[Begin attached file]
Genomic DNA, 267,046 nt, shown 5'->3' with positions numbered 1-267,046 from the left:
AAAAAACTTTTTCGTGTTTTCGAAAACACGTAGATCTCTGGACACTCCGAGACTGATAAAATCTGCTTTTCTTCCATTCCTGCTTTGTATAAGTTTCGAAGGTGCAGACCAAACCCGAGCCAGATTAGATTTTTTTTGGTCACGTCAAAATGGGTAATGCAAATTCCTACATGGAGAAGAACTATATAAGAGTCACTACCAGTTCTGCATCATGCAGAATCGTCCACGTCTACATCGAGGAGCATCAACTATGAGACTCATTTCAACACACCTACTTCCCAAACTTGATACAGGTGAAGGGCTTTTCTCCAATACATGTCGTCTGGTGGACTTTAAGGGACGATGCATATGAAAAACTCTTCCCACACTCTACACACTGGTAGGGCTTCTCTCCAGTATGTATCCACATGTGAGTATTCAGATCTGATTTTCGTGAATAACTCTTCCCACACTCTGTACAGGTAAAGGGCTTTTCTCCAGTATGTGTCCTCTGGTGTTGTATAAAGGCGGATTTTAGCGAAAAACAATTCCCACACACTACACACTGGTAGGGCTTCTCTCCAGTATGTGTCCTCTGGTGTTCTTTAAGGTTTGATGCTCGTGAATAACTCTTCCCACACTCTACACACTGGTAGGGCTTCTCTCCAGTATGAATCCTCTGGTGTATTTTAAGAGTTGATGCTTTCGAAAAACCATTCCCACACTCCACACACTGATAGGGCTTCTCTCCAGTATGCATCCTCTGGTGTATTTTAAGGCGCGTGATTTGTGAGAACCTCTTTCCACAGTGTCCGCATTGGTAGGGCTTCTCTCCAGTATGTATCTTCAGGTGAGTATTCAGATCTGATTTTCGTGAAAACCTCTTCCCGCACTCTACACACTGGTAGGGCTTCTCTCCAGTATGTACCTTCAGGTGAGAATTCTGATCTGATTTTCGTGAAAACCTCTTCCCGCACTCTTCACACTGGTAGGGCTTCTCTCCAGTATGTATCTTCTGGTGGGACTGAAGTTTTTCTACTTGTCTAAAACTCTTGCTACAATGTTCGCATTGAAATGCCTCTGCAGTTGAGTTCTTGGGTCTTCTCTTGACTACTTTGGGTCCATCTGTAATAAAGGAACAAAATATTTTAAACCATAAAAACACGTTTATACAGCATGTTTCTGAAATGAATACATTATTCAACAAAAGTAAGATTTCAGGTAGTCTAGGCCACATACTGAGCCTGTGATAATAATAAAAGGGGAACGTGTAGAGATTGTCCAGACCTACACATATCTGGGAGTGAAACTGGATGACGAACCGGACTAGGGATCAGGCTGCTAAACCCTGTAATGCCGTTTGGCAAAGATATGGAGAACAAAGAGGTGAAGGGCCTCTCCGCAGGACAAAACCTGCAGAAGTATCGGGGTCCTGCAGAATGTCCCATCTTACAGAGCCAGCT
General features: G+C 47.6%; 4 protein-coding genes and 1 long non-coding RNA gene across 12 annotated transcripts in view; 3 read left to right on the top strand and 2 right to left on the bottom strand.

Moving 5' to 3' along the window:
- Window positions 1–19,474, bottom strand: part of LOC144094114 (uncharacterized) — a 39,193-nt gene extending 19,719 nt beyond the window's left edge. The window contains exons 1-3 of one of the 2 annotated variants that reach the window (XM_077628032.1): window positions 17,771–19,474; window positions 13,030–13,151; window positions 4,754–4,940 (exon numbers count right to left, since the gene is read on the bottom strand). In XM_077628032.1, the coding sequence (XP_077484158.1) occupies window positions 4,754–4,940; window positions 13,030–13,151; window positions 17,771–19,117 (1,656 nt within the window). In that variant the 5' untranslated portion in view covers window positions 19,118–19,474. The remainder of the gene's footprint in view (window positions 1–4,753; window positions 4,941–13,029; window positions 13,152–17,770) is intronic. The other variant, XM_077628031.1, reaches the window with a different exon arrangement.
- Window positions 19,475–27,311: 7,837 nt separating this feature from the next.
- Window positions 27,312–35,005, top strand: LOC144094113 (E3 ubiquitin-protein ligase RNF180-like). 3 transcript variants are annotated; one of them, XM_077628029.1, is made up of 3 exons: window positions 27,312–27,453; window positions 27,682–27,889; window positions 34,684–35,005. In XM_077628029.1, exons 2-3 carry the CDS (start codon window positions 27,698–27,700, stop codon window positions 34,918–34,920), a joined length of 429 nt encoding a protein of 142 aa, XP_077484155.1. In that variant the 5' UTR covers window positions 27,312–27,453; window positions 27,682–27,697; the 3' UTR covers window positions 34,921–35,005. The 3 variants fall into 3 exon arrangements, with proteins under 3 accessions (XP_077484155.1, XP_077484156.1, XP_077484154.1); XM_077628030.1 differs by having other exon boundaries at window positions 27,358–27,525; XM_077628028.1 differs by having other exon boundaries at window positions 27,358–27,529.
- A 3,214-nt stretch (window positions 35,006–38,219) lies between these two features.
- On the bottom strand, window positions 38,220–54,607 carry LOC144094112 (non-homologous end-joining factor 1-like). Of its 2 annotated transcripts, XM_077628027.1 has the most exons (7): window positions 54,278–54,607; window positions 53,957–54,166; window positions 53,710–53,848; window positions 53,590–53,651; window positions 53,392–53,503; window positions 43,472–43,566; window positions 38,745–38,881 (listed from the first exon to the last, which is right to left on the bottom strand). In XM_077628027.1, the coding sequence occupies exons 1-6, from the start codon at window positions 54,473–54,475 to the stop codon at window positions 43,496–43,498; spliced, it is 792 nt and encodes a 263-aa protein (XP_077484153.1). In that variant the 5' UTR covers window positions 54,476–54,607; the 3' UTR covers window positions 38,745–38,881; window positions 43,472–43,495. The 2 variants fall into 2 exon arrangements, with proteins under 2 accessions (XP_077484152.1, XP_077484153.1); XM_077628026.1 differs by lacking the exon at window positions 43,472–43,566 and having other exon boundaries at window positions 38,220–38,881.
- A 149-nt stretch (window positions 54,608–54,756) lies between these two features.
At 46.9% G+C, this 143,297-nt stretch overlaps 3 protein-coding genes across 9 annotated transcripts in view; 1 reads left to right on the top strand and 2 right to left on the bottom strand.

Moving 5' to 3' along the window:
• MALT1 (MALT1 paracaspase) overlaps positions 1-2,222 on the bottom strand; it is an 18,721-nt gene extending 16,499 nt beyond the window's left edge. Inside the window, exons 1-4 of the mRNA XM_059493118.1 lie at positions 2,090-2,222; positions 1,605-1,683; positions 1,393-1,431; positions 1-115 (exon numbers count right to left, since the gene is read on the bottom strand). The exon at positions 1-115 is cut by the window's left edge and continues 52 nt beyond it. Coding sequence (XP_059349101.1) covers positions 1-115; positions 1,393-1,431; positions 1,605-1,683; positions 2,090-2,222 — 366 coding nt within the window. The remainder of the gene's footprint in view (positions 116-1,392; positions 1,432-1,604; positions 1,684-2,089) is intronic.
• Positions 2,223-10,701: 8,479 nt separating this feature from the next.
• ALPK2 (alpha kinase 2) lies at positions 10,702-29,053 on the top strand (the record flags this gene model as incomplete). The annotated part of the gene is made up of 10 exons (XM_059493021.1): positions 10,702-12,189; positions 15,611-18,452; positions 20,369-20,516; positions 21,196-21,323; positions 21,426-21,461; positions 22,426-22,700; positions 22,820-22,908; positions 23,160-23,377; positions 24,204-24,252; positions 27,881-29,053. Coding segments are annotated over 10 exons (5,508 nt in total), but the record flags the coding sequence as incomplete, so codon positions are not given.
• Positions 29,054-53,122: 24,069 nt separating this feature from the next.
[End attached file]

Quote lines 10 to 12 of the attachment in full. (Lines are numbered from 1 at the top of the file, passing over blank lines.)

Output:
- A 149-nt stretch (window positions 54,608–54,756) lies between these two features.
At 46.9% G+C, this 143,297-nt stretch overlaps 3 protein-coding genes across 9 annotated transcripts in view; 1 reads left to right on the top strand and 2 right to left on the bottom strand.

Moving 5' to 3' along the window: